I received an early Christmas gift in late November that will make all others this year pale by comparison. It’s one of those priceless “inner gifts of the heart” that only the person receiving it can recognize or fully appreciate. You know what I mean; the sign that you have received one of these special gifts is that as soon as it appears from out of nowhere, automatic tears, the tender sweet ones, brim the eyes in gratitude.
In this particular instance, the tears appeared when I saw a new email from my client, “Pat”, about whom I wrote in a blogpost dated October 11, 2013, called Cleaning House: You Never Know What Might Turn the Tide. You might want to look it up, so you will fully appreciate the progress that occurred after I wrote that blog about an interesting success story. [And by the way, you can always access previous blogposts by title in the index to the right of whatever my current blog is. If you are curious or if you need some encouragement on any aspect of your current career/life situation, pick a title you like, and you might find just the words you are looking for.]
The point I made in that particular post was how you never really know which aspect of your “career pain” might need to be taken care of first – when it seems like everything needs changing, but it’s all become too overwhelming to change anything. In Pat’s case, the seemingly locked door that couldn’t be opened was her deep desire to hire someone to help with the housework, a responsibility that was totally hers because of the demands of her husband’s job, and one which made her feel like a maid. The captions in her early emails, between Skype sessions from my office in Oakland to hers in Europe, read “Drowning”.
According to her, both the room designated as her home office and the rest of the house were a mess, she was behind in her billing, she desperately needed to make more money, and she was sure that her husband would never agree to hiring a housekeeper, because she wasn’t making enough money from her own at-home business (writing, editing, tutoring, and translating) to justify the expense. Here she was with a Ph.D. in international public health, years of professional experience in the field, and the ability to speak four languages, and she was miserable, despite the fact that she adored her husband and two young kids. There were many tears during those early conversations.
“So what was the conversation like when you talked to your husband about hiring a housekeeper?”, I asked during one session that began once again with a focus on the impossible situation she was in because of her inability hire a housekeeper. “What conversation?” she asked into the void that had suddenly appeared. As is often the case, the clarity needed on a particular issue emerged like an iceberg, and the “homework” for the next session appeared seemingly out of nowhere. She knew what she had to do. She had to have that hugely important conversation with her husband about her pain – the very thing she had avoided like the plague. That is a great example of how once the process of finding one’s way is in full swing, the necessary “homework” begins to be obvious. It emerges all by itself. Together we prepared for the conversation, as best we could, and then it took place.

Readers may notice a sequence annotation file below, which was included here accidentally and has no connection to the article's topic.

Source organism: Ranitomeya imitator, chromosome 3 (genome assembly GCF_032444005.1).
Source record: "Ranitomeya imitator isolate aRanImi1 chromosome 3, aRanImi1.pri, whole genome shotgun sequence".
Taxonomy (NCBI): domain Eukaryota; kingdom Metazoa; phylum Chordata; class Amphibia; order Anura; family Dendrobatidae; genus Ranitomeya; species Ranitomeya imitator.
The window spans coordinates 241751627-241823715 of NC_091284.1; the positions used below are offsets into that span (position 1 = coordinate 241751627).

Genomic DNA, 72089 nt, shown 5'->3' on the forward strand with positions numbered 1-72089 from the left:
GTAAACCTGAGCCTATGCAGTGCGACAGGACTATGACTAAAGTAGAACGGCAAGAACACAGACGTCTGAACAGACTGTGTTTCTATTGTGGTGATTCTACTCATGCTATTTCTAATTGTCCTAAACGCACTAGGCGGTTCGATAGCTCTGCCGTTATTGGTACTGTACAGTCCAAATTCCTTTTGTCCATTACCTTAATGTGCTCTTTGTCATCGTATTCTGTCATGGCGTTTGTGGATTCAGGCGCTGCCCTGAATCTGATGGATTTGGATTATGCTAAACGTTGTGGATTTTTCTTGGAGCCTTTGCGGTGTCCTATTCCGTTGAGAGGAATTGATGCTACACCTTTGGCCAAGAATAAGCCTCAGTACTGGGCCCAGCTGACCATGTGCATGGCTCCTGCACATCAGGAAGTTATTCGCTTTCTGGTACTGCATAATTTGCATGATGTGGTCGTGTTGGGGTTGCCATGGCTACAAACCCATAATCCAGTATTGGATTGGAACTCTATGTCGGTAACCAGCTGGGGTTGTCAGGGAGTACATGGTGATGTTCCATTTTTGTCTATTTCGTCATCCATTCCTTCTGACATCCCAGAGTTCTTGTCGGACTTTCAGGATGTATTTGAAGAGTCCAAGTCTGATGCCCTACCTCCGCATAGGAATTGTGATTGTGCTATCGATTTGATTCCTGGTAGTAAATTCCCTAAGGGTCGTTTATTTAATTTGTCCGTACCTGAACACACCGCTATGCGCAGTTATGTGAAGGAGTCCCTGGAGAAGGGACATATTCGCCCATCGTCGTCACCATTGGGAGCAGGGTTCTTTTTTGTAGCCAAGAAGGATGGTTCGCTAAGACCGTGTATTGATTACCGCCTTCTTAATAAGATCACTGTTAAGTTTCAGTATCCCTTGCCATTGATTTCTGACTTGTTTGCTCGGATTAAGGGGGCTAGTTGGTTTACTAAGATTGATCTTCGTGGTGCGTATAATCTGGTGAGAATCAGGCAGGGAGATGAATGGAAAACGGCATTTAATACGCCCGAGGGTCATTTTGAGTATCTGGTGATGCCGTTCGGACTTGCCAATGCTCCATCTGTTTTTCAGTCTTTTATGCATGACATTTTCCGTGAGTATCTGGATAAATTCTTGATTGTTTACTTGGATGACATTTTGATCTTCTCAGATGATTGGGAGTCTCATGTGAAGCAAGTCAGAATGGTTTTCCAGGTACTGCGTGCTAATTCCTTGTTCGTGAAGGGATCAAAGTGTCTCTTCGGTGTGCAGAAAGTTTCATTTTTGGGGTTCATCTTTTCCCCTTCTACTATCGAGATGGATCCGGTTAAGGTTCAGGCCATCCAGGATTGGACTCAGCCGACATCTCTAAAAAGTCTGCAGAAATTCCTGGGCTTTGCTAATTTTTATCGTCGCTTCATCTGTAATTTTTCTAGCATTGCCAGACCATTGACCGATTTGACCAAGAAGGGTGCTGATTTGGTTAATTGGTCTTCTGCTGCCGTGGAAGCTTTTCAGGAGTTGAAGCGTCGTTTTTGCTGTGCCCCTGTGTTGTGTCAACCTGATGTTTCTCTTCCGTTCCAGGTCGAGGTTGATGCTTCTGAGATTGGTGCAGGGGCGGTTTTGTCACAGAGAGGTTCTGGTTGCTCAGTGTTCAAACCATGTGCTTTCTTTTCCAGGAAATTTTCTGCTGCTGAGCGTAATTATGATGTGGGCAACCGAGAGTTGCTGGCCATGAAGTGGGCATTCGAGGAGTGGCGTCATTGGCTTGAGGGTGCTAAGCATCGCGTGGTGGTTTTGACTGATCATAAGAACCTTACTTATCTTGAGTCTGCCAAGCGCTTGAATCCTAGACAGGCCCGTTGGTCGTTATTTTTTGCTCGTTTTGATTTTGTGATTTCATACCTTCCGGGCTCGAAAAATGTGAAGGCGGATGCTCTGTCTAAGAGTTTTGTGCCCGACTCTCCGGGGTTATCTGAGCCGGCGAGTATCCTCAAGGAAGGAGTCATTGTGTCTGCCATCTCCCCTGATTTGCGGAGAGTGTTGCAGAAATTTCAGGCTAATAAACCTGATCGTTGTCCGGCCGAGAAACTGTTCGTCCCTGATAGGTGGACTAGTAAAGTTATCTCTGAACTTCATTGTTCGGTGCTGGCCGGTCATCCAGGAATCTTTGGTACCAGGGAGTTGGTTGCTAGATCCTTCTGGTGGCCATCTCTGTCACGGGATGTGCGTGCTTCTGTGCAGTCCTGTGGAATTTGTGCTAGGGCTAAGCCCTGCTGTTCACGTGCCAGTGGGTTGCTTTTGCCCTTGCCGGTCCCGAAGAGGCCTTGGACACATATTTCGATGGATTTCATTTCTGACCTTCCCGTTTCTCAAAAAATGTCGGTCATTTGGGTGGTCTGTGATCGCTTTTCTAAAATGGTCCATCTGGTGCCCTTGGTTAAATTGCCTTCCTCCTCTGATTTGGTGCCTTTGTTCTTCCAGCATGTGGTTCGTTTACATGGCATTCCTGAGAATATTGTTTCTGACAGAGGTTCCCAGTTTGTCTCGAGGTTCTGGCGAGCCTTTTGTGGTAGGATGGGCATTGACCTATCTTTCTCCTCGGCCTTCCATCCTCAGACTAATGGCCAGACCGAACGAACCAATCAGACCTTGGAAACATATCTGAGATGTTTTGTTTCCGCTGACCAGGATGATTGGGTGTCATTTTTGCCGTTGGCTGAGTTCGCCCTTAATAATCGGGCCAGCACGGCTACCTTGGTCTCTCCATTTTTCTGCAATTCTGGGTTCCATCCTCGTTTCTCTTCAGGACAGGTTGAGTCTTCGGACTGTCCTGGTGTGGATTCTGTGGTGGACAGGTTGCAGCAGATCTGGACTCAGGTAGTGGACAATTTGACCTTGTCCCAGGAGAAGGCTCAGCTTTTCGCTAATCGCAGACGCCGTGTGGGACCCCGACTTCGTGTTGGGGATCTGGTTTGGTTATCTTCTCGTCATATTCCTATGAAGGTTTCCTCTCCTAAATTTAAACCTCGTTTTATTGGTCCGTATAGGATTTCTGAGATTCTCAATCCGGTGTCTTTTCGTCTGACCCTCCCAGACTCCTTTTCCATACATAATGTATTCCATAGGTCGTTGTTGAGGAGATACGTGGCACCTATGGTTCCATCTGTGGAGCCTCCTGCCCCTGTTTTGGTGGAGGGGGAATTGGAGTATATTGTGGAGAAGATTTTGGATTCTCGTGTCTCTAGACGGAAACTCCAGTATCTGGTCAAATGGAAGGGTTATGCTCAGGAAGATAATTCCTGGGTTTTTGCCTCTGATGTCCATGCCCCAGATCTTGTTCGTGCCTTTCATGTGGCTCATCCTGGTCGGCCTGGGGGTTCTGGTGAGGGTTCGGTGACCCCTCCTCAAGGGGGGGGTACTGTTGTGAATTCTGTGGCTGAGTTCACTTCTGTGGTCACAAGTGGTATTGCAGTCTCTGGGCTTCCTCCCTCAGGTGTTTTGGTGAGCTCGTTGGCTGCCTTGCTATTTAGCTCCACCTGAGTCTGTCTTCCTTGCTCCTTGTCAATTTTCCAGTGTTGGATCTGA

When they finally had the conversation she had been dreading for so long, it was a huge success! It actually brought them very close together. He had no idea how bad she felt, and he immediately saw how hiring a housekeeper made perfect sense. Overnight, she had been thrown a life raft, and things began to change.
I just pulled up the lengthy caption history of emails to me, from Drowning in 2012, to Hired a Housekeeper!, to the present, and they read like this: Updated CV, Photos Attached for My New Website and Business Cards, I Got an Interview!, Interview Preparation, Narratives for My Interviews, Good News!, and in the fall of 2013,Things are Booming!
News in the “Booming” email included her success in winning a high paying translation project that called not only on her writing, editing and translation skills, but on her education and professional experience in international health. Her newly-minted website and marketing efforts led to many new opportunities, including tutoring adults in conversational English, tutoring many more kids by marketing her skills to primary schools outside of her own neighborhood, and really experiencing increased confidence, joy and satisfaction in her work, all the while happily paying that housekeeper she cannot do without. She and her husband have begun working as a team to deal with personal and professional issues, rather than in uneasy isolation. These are amazing instances of building positive momentum in every aspect of her life.
But at the end of November 2014, after almost a year without contact while she was happily living her new life, came an email with this caption: My Life is So Beautiful! and the opening words, “. . . and you were the one who set me back on my path.”
Therein lies “the inner gift of the heart” with accompanying sudden tears. Some other time I could tell you about all the progress happening in her professional life and in the professional life of her husband, who has started his own business with three other close friends and colleagues, and even exciting news about how her kids are beginning to find their way. This leads to a conclusion I get to see fairly often in doing the work I love: when one person finds their way, the people around them tend to find their way too.
Is there anything in particular that might be blocking you from your Joy? Think about this as you move into the new year, and rather than making a resolution you won’t keep, take action on one primary thing that has been bugging you for a long, long time. Then tell me about it!